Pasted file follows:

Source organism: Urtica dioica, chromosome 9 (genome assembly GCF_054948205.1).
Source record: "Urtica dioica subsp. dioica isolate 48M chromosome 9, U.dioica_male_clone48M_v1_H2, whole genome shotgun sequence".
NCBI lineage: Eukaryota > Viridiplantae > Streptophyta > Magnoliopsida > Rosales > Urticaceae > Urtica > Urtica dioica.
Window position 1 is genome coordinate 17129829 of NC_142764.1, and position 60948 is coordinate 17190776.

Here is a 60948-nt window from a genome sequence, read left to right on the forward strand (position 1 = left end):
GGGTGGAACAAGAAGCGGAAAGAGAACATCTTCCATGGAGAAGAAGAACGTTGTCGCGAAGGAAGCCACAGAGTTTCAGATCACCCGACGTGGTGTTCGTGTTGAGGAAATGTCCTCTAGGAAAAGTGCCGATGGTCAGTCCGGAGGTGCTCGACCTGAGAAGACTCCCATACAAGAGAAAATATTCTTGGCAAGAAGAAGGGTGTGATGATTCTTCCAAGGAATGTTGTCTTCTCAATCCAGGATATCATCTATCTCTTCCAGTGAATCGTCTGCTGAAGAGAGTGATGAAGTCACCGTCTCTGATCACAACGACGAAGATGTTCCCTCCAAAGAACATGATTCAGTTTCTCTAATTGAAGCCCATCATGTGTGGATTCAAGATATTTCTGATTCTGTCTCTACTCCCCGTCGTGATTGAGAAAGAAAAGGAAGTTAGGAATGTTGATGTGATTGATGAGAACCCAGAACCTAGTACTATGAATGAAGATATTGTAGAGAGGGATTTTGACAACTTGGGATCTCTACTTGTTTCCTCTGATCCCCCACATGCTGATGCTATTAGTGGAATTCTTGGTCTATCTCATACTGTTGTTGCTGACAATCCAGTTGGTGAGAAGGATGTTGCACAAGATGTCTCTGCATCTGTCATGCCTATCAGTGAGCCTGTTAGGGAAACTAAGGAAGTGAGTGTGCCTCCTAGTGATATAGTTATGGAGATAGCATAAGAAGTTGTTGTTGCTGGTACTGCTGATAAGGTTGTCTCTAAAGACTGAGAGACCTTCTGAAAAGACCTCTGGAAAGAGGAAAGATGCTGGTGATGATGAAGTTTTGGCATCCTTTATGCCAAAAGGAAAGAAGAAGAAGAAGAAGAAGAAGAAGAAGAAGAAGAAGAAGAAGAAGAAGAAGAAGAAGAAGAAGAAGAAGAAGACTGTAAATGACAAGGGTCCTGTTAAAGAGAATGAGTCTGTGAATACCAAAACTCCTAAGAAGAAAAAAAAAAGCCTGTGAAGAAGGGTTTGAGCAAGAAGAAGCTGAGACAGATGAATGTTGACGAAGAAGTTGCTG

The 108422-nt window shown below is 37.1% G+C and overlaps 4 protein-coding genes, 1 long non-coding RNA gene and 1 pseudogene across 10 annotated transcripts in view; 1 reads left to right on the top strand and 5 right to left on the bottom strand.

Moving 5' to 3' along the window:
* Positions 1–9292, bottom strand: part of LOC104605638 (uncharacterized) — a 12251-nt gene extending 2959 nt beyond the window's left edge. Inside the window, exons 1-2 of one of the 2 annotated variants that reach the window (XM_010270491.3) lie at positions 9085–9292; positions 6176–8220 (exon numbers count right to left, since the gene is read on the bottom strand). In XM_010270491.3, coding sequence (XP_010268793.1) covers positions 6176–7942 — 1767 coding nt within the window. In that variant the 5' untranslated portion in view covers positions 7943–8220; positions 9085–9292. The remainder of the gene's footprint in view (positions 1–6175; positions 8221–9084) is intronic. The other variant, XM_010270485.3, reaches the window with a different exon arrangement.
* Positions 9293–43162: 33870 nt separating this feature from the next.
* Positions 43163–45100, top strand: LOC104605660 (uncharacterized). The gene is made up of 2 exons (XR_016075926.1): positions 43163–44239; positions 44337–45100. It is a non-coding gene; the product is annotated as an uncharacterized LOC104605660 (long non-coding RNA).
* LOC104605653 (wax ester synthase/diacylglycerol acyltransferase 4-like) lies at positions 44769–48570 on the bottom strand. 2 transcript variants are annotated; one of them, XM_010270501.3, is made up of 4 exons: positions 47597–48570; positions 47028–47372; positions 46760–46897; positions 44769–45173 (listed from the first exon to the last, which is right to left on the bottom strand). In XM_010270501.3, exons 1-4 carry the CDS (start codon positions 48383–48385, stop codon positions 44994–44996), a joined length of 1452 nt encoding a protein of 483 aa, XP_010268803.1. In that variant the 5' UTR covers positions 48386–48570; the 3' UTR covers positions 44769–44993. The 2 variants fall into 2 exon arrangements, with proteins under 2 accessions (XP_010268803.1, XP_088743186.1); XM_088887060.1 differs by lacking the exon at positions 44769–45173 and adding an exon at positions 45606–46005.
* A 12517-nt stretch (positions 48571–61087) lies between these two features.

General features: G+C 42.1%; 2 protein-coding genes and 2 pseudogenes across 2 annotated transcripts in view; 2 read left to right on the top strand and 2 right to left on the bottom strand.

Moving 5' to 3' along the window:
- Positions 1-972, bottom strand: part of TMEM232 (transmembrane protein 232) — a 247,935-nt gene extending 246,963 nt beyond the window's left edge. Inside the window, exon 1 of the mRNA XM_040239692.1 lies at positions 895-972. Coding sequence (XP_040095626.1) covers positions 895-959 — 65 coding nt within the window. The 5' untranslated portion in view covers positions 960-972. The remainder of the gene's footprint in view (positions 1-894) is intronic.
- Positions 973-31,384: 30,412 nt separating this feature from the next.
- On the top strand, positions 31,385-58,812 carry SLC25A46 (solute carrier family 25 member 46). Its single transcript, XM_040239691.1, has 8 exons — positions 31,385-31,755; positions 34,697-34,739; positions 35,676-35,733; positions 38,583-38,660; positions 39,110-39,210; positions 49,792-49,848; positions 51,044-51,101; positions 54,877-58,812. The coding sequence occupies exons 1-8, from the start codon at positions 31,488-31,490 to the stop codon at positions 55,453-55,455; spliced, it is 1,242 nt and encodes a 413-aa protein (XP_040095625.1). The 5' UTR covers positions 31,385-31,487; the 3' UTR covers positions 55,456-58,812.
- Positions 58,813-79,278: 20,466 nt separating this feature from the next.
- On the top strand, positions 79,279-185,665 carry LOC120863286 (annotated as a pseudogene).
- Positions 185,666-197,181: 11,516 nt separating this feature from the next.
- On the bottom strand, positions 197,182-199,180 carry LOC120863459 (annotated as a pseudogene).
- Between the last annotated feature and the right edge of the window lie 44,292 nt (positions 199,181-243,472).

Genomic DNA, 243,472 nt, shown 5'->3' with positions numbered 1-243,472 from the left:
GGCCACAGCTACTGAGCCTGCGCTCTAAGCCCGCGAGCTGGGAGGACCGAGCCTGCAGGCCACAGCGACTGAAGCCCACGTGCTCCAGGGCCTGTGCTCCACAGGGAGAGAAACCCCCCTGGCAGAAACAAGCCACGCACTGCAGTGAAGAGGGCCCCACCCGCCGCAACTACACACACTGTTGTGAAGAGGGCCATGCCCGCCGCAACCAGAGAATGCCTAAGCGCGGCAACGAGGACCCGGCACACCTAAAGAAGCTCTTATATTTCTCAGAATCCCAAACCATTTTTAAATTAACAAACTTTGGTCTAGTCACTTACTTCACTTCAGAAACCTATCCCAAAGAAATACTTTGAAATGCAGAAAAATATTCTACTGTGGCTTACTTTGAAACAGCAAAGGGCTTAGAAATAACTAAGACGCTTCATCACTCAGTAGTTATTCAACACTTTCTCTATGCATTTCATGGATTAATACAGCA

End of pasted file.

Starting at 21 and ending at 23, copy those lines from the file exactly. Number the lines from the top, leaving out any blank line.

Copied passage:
- Positions 185,666-197,181: 11,516 nt separating this feature from the next.
- On the bottom strand, positions 197,182-199,180 carry LOC120863459 (annotated as a pseudogene).
- Between the last annotated feature and the right edge of the window lie 44,292 nt (positions 199,181-243,472).